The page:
Moral dissonances applied to climate change, veganism and other causes
Intellectual knowledge of moral facts doesn’t cause behavioural changes unless coupled with emotional engagement.
Here are a couple striking example:
- One might be convinced that giving up meat-eating is the most ethical posture and still not act out.
- We all know about climate change, yet are not able to act as the emergency it is. What’s the root of this behaviour?
Take the first example. My gut feeling is that one might be convinced of the arguments in favour of giving up meat-eating, for example, yet have enough societal pressure to not act on the topic. Empathy, thus, might exist at an intellectual level - yet empathy is by definition an emotional response, not an intellectial one.
What’s happening here is that the relationship of our society with animals doesn’t allow for contacts with livestock animals - ie, I’ve never been around a living pig for too long, as those opportunities don’t arise in society. A lack of contact with livestock animals outside of the context of the food industry cuts the possibility of this feeling to grow organically. Consider the (usual) reactions of children when they first meet a living usually eaten animal, such as a chicken - as they come to the realization that that’s the same thing that ends up in their plate they are usually horrorized.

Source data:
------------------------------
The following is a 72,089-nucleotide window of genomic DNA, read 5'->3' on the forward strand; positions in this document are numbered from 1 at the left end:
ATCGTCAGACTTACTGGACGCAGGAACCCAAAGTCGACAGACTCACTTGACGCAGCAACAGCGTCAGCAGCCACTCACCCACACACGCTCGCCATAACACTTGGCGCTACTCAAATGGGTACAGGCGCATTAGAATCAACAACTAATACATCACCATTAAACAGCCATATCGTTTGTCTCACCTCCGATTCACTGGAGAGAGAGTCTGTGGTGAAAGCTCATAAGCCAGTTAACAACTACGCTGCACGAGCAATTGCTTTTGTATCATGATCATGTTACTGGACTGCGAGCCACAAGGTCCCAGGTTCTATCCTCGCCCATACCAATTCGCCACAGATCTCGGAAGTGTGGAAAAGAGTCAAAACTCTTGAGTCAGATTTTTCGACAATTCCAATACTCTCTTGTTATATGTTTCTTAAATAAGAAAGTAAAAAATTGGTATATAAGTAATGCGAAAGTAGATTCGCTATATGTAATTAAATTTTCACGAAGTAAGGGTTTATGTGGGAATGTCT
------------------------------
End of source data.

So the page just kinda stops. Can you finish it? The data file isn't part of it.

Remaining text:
I think this kind of intellectual-experiential dissonance, where one might be convinced of something and still not act out of lack of emotional backing of the thought, can be applied to many of the experiences that a modern life in a first world country gives (cloth buying, tech use, etc).
Other types of moral dissonance
At the same time, this kind moral dissonance is different from what people tend to understand by that term; methods of avoidance of a thought that collapses with one’s view of the world. In the above case, the thought does apply to one’s world view - the problem comes with the praxis.